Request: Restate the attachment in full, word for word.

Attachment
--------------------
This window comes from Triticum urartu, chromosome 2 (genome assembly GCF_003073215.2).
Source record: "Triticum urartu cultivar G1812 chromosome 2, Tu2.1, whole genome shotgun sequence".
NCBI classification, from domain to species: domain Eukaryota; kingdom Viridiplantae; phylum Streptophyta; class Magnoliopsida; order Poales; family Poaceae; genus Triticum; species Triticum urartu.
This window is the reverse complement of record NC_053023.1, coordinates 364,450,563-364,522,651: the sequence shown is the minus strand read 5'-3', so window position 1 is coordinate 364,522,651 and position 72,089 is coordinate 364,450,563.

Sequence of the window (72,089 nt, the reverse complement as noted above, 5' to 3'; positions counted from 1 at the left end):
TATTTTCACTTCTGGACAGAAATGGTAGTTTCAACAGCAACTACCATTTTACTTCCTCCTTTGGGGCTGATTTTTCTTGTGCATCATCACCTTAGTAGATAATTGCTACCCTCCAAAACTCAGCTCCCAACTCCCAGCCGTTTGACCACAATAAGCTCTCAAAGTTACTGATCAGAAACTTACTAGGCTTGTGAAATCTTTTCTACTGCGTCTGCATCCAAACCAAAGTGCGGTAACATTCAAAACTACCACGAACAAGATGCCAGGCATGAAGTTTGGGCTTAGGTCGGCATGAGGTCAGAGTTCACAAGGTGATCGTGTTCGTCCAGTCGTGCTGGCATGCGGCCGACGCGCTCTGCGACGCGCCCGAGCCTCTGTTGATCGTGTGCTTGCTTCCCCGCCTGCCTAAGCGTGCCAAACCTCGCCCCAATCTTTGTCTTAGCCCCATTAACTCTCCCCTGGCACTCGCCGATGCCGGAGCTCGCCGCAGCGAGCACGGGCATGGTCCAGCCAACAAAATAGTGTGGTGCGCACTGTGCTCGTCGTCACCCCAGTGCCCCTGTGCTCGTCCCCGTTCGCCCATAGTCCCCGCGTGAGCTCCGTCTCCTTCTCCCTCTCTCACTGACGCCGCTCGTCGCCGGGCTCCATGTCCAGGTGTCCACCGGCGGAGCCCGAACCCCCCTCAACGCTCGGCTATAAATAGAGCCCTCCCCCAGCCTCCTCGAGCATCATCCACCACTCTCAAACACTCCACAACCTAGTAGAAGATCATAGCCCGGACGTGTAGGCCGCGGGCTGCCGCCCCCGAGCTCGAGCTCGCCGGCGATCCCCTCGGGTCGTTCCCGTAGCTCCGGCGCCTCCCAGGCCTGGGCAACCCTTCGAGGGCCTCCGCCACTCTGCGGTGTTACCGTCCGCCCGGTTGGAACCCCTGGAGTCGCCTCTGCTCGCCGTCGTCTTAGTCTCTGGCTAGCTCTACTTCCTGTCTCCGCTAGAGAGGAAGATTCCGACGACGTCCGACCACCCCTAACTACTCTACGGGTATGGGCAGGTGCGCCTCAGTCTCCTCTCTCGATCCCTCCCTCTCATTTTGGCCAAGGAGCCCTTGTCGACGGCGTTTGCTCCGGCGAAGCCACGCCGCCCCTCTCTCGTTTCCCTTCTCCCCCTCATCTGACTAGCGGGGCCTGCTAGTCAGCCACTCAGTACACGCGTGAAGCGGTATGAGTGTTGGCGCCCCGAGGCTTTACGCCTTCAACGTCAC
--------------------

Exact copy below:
This window comes from Triticum urartu, chromosome 2 (genome assembly GCF_003073215.2).
Source record: "Triticum urartu cultivar G1812 chromosome 2, Tu2.1, whole genome shotgun sequence".
NCBI classification, from domain to species: domain Eukaryota; kingdom Viridiplantae; phylum Streptophyta; class Magnoliopsida; order Poales; family Poaceae; genus Triticum; species Triticum urartu.
This window is the reverse complement of record NC_053023.1, coordinates 364,450,563-364,522,651: the sequence shown is the minus strand read 5'-3', so window position 1 is coordinate 364,522,651 and position 72,089 is coordinate 364,450,563.

Sequence of the window (72,089 nt, the reverse complement as noted above, 5' to 3'; positions counted from 1 at the left end):
TATTTTCACTTCTGGACAGAAATGGTAGTTTCAACAGCAACTACCATTTTACTTCCTCCTTTGGGGCTGATTTTTCTTGTGCATCATCACCTTAGTAGATAATTGCTACCCTCCAAAACTCAGCTCCCAACTCCCAGCCGTTTGACCACAATAAGCTCTCAAAGTTACTGATCAGAAACTTACTAGGCTTGTGAAATCTTTTCTACTGCGTCTGCATCCAAACCAAAGTGCGGTAACATTCAAAACTACCACGAACAAGATGCCAGGCATGAAGTTTGGGCTTAGGTCGGCATGAGGTCAGAGTTCACAAGGTGATCGTGTTCGTCCAGTCGTGCTGGCATGCGGCCGACGCGCTCTGCGACGCGCCCGAGCCTCTGTTGATCGTGTGCTTGCTTCCCCGCCTGCCTAAGCGTGCCAAACCTCGCCCCAATCTTTGTCTTAGCCCCATTAACTCTCCCCTGGCACTCGCCGATGCCGGAGCTCGCCGCAGCGAGCACGGGCATGGTCCAGCCAACAAAATAGTGTGGTGCGCACTGTGCTCGTCGTCACCCCAGTGCCCCTGTGCTCGTCCCCGTTCGCCCATAGTCCCCGCGTGAGCTCCGTCTCCTTCTCCCTCTCTCACTGACGCCGCTCGTCGCCGGGCTCCATGTCCAGGTGTCCACCGGCGGAGCCCGAACCCCCCTCAACGCTCGGCTATAAATAGAGCCCTCCCCCAGCCTCCTCGAGCATCATCCACCACTCTCAAACACTCCACAACCTAGTAGAAGATCATAGCCCGGACGTGTAGGCCGCGGGCTGCCGCCCCCGAGCTCGAGCTCGCCGGCGATCCCCTCGGGTCGTTCCCGTAGCTCCGGCGCCTCCCAGGCCTGGGCAACCCTTCGAGGGCCTCCGCCACTCTGCGGTGTTACCGTCCGCCCGGTTGGAACCCCTGGAGTCGCCTCTGCTCGCCGTCGTCTTAGTCTCTGGCTAGCTCTACTTCCTGTCTCCGCTAGAGAGGAAGATTCCGACGACGTCCGACCACCCCTAACTACTCTACGGGTATGGGCAGGTGCGCCTCAGTCTCCTCTCTCGATCCCTCCCTCTCATTTTGGCCAAGGAGCCCTTGTCGACGGCGTTTGCTCCGGCGAAGCCACGCCGCCCCTCTCTCGTTTCCCTTCTCCCCCTCATCTGACTAGCGGGGCCTGCTAGTCAGCCACTCAGTACACGCGTGAAGCGGTATGAGTGTTGGCGCCCCGAGGCTTTACGCCTTCAACGTCAC